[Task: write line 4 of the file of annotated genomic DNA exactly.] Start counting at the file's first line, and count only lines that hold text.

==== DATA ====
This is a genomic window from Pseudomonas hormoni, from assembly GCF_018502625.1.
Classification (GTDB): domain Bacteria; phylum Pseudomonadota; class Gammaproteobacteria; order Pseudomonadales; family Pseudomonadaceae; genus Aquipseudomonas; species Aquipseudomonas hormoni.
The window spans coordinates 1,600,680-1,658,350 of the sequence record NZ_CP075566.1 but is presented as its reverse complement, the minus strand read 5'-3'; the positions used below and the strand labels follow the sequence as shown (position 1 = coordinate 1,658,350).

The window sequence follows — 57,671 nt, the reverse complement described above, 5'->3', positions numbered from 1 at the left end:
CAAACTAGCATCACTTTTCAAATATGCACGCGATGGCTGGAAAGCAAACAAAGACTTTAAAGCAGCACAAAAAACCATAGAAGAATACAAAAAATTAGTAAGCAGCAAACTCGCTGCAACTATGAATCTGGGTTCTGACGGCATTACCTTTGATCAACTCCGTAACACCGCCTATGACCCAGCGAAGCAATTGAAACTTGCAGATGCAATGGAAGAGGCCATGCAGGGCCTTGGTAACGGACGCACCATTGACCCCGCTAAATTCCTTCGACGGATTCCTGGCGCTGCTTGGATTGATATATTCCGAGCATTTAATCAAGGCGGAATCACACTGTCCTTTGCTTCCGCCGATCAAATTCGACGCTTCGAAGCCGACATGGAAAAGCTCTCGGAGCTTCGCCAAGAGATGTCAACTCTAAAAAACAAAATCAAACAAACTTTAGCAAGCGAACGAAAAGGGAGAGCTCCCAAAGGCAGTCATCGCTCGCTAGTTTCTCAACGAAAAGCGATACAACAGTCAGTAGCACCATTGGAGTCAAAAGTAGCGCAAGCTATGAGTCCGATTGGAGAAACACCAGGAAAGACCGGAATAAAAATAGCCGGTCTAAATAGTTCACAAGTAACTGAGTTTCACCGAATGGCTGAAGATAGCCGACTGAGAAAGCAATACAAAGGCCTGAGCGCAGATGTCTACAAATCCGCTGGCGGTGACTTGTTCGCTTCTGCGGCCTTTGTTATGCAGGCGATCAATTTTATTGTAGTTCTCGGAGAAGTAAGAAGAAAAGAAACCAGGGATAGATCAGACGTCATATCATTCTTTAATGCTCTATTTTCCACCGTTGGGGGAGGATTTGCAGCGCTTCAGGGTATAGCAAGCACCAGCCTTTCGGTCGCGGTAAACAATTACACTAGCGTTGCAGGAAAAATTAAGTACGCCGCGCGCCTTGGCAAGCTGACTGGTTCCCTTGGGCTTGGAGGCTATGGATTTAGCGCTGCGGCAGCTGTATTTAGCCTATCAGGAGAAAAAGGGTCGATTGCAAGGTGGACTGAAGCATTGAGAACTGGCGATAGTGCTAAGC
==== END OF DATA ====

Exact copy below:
The window sequence follows — 57,671 nt, the reverse complement described above, 5'->3', positions numbered from 1 at the left end: